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Pesticides row adds to toxic relations

African parliamentarians have accused European Union economies of exporting carcinogenic pesticides to their countries, adding to mounting tensions over trading rules and migration

Speakers at the joint parliament assembly between the European Union and the African, Caribbean and Pacific in Brussels, on 2 March accused EU countries of double standards by exporting to Africa products containing toxic pesticides which are banned in the EU.

'Our argument is that, if the European Union and Britain are allowing cancer causing pesticides to be manufactured in their own countries, exclusively to be exported to African countries, that's not an act of good faith,' said Gladys Boss Shollei, the Deputy Speaker of Kenya's National Assembly

She said the EU has a trade agreement that protects its people from harmful pesticides but 'has laws that allow the banned chemicals to come into Africa'.

EU rules require that any firm wishing to export chemicals which are banned across the EU-27 needs to produce an 'export notification' detailing the reasons the product is banned, its intended uses and the amount the company intends to ship. National and EU regulators check the documents and issue them to authorities in the destination countries.

This latest row follows rumbling disputes between the organisation of African, Caribbean and Pacific states (APC) and the EU over the delay to the ratification of the post-Cotonou treaty between the two blocs. Hungary is threatening to veto the ratification on the grounds that the treaty's provisions on the repatriation of migrants are too weak (AC Vol 64 No 2, Grand ambitions, little money).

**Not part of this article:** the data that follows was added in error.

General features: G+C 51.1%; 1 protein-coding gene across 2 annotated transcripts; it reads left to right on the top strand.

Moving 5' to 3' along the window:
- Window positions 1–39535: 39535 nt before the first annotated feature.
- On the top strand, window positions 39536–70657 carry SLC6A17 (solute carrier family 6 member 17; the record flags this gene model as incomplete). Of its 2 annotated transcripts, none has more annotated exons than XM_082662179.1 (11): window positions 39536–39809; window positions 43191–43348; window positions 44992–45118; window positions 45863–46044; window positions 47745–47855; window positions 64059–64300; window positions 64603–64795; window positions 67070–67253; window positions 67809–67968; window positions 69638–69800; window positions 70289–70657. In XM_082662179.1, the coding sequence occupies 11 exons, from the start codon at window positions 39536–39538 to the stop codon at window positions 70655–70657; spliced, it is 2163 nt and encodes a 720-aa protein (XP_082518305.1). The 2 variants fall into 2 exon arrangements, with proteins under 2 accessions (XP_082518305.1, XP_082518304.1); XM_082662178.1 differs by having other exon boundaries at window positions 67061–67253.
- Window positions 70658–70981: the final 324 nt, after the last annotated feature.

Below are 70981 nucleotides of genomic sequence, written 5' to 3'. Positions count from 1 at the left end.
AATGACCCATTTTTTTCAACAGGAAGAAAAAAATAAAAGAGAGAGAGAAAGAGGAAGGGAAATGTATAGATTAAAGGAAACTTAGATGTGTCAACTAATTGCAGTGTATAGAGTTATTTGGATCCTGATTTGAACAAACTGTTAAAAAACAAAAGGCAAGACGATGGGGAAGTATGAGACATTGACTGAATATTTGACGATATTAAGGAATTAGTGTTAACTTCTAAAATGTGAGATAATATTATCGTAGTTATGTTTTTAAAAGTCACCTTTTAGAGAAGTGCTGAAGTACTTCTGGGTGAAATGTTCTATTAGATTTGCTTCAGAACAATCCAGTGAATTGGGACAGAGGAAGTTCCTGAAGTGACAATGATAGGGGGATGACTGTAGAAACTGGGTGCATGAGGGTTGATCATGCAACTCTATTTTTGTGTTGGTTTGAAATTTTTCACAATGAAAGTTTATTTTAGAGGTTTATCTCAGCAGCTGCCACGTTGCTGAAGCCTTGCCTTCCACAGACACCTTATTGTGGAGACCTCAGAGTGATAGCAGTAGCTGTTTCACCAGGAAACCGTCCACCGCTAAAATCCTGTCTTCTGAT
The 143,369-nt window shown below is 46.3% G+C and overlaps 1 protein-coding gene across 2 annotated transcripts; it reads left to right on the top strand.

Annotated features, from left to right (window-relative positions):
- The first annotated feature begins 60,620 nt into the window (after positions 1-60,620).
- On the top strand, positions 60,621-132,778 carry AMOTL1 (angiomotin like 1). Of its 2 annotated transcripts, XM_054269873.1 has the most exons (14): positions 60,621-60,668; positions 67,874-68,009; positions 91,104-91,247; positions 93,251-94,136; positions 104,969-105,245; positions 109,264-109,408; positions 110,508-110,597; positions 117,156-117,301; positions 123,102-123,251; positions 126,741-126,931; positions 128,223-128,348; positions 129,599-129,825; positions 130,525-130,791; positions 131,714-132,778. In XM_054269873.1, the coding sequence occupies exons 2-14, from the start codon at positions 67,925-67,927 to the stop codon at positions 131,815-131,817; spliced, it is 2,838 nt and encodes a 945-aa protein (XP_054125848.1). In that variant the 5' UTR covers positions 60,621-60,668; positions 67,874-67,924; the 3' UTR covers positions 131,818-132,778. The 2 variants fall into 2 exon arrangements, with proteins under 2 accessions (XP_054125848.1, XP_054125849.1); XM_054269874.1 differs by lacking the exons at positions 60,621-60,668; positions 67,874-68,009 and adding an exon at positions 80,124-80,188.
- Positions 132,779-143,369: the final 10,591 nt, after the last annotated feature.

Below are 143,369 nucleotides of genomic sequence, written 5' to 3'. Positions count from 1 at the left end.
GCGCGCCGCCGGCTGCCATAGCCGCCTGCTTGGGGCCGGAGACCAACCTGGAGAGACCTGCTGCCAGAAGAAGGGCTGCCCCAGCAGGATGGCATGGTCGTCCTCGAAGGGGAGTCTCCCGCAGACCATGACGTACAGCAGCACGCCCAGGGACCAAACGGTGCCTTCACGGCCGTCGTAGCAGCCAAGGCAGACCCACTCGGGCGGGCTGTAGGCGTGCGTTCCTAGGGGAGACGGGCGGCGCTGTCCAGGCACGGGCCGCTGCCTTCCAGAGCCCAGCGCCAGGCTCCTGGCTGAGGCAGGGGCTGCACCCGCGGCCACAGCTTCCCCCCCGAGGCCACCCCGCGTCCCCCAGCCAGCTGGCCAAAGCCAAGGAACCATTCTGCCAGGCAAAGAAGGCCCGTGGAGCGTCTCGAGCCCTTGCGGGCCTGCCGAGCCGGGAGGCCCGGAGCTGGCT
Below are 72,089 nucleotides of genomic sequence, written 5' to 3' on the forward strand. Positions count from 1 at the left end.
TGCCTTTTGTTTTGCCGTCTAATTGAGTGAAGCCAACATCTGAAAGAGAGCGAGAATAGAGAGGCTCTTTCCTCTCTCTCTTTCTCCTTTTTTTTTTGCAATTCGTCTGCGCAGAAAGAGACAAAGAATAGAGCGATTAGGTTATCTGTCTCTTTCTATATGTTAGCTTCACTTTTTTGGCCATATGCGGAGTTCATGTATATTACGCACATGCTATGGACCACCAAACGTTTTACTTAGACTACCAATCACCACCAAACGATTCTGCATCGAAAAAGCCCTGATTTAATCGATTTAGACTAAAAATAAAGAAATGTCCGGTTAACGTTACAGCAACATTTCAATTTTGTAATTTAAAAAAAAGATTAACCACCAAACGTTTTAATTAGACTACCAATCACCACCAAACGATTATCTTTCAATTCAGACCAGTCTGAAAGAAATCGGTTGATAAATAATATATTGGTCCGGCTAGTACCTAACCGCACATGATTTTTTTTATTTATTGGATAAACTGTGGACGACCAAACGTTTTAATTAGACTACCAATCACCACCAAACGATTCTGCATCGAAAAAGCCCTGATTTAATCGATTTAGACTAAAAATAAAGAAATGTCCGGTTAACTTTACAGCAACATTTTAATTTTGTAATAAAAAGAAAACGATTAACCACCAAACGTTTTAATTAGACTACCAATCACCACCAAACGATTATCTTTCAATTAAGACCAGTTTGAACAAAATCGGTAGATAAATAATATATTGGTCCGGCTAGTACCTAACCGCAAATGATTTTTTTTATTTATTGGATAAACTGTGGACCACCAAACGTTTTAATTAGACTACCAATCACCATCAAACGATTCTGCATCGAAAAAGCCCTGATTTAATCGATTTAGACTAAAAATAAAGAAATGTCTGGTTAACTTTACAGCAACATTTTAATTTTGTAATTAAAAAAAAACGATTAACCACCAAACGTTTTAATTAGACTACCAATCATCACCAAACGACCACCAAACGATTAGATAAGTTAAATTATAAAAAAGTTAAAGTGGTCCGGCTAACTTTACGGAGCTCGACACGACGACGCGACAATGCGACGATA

'With one EU member state still refusing to accept the new Agreement, we call on the EU Council and the Swedish Council Presidency to not spare any efforts to quickly sign the new agreement,' said the two co-presidents of the ACP-EU Joint Parliamentary Assembly, Portuguese socialist Carlos Zorrinho and Mozambique lawmaker, Ana Rita Sithole in a joint statement on Friday (3 March).

'The Cotonou Agreement has been extended multiple times. The latest extension will expire at the end of June 2023, leading to a legal gap that would mean that the JPA meetings could no longer take place. Time is running out,' they added.

However, there is no sign of Hungary of dropping its veto. The delay embarrasses EU officials who can see that the failure to ratify the treaty is taken as a sign of bad faith and holds back progress in other areas.

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